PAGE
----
Aspiring engineers in elementary, middle and high school, as well as post-secondary school are given the opportunity to demonstrate their knowledge and understanding of advanced manufacturing, controls, robotics and other technologies through competitive engineering contests. The NRC, being held April 11-13 at the Veterans Memorial Coliseum in Marion, Ohio, is comprised of 12 exciting and challenging contests. Each contest is designed to help students develop the creativity, engineering, problem solving and leadership skills they will need in the world of tomorrow.
This robotics challenge is unlike any other in that schools are able to participate for a nominal fee and are not required to buy a specific kit – allowing schools that may be financially challenged, to spend more money on materials needed to build their robots. Corporate sponsorship for the 2013 National Robotics Challenge has been provided by Honda of America Manufacturing, Inc. (http://ohio.honda.com/
For the second year, the NRC has partnered with the Air Force Research Laboratory on the Rescue Robot competition. One team from this event will be chosen to work with the Air Force Research Laboratory and a Federal Emergency Management Agency (FEMA) emergency response team to further develop their design into an autonomous/semi-
“When student teams are working to build their robots, they’re developing the visionary talents of engineers,” says Bart A. Aslin, CEO, SME Education Foundation. “Today, robots navigate battlefields to disarm explosive devices or enter a building to find people inside and carry them to safety. Anyone can dream about the future, but people who actually turn those dreams into reality will be engineers. We are supporting the National Robotics Challenge because it is a major step in the educational career path of these young people.”
Supporting Partners: IMAGINiT (http://imaginit.com/)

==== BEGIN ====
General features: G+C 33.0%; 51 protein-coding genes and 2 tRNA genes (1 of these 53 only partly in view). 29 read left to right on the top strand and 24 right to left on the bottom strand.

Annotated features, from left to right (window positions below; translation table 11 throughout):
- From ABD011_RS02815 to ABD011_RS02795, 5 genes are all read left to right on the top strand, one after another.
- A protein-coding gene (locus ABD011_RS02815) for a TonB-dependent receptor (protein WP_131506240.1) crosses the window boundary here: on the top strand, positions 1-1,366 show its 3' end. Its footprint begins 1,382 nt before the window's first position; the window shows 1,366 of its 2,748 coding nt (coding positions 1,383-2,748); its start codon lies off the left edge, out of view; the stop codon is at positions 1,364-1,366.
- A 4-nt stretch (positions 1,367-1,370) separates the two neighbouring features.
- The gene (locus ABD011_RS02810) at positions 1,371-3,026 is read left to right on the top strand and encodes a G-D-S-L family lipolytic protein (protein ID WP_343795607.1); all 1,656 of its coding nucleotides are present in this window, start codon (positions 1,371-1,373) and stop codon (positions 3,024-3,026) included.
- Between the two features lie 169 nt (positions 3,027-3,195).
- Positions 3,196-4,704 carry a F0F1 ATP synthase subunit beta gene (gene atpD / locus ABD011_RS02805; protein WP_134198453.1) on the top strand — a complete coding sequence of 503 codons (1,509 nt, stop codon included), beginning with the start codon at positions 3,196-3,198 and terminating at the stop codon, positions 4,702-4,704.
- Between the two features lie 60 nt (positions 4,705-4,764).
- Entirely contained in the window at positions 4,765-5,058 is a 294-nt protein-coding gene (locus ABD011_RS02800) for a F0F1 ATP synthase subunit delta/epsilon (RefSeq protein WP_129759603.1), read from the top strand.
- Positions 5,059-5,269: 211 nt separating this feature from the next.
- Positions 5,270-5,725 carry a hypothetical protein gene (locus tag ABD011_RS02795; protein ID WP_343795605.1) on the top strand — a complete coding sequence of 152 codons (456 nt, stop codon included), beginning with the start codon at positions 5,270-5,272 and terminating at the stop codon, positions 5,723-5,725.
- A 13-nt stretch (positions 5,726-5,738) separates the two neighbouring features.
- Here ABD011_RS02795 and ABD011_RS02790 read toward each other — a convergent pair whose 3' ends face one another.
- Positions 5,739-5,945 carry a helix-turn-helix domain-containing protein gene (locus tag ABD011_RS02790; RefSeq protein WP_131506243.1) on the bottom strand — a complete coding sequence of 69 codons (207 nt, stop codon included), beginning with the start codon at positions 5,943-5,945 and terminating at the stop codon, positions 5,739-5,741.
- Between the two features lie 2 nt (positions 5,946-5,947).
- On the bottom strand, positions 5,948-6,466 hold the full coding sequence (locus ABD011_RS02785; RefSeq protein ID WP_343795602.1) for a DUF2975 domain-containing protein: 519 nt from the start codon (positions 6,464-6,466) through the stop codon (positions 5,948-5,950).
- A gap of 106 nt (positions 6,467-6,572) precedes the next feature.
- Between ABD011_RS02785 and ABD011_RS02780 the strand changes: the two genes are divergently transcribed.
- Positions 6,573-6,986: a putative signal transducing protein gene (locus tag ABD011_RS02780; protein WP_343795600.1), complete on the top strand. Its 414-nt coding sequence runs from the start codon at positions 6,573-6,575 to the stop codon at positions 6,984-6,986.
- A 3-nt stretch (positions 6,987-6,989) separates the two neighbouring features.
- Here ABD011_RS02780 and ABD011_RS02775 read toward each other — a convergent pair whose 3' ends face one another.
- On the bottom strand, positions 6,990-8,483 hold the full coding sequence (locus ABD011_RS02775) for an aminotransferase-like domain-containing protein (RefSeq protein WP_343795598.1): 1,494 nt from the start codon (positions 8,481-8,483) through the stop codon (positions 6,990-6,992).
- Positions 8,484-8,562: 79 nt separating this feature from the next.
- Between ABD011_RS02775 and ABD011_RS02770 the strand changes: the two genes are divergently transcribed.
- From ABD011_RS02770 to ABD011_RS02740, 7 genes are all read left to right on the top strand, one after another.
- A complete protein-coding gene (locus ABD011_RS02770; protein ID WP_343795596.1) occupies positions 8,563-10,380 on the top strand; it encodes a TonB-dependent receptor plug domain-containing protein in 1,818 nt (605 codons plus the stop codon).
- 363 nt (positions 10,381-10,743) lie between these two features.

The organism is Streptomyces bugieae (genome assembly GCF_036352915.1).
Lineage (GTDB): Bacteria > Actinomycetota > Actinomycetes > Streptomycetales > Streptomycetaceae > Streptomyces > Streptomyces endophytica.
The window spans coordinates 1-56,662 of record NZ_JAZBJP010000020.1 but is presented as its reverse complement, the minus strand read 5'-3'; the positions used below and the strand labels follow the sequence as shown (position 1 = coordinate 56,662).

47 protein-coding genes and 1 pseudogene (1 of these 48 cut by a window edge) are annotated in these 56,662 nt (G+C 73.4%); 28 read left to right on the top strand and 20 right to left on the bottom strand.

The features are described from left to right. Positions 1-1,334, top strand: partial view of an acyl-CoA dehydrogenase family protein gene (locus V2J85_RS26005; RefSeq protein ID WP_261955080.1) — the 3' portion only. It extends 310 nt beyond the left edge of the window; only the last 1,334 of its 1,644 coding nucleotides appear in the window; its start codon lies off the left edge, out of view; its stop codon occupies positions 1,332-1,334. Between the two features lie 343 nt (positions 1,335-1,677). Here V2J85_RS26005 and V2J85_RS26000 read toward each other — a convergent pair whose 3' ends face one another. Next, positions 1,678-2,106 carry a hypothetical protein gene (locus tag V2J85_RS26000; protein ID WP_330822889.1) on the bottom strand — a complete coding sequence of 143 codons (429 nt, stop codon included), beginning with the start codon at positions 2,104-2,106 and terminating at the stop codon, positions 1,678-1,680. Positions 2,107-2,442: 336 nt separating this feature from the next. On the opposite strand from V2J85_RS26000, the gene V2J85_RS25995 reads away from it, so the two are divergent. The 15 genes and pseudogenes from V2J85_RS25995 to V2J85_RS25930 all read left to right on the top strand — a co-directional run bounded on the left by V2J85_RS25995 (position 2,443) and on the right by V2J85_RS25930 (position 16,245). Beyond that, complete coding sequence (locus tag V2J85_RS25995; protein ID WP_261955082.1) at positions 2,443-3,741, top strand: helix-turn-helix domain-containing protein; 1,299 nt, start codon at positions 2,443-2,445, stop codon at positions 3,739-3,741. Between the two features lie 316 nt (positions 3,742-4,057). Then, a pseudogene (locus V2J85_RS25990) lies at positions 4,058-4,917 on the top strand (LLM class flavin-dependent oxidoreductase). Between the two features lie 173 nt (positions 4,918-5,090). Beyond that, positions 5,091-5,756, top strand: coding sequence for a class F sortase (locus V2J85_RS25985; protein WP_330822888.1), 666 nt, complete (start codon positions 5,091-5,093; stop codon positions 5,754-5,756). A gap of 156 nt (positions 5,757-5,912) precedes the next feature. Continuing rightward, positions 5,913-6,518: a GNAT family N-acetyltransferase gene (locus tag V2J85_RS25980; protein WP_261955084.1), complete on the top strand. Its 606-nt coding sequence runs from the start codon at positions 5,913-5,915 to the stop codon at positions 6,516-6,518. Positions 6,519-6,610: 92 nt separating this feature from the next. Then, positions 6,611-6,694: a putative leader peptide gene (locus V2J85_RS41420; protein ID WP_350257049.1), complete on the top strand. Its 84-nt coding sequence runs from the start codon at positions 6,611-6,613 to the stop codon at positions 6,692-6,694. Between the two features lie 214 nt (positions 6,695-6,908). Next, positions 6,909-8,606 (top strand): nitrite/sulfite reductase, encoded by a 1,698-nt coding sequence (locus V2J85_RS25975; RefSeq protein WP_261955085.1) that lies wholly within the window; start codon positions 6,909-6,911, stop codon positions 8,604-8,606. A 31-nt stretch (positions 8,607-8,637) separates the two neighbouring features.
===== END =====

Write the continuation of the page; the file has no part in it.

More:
About the National Robotics Challenge (NRC):
The National Robotics Challenge, developed in 1986, is an annual event designed to provide students from elementary, middle, high and post-secondary schools with an opportunity to compete and test their classroom instruction and understanding of manufacturing processes, controls and robotics and automation. Today, the NRC attracts more than 1,000 students from over 70 schools who compete in 12 exciting contest categories. Visit www.roboticschallenge.org
About the SME Education Foundation:
The SME Education Foundation is committed to inspiring, supporting and preparing the next generation of manufacturing engineers and technologists in the advancement of manufacturing education. Created by the Society of Manufacturing Engineers in 1979, the SME Education Foundation has provided more than $33 million since 1980 in grants, scholarships and awards through its partnerships with corporations, organizations, foundations, and individual donors. Visit the SME Education Foundation at www.smeef.org. Also visit www.ManufacturingisCool, our award-winning website for young people, and www.CareerMe.org for information on advanced manufacturing careers.
Bart A. Aslin, chief executive officer, SME Education Foundation, 313.425-3302, email@example.com
Tad A. Douce, director of events, National Robotics Challenge (NRC), 740.361-6772, firstname.lastname@example.org (mailto:tdouce@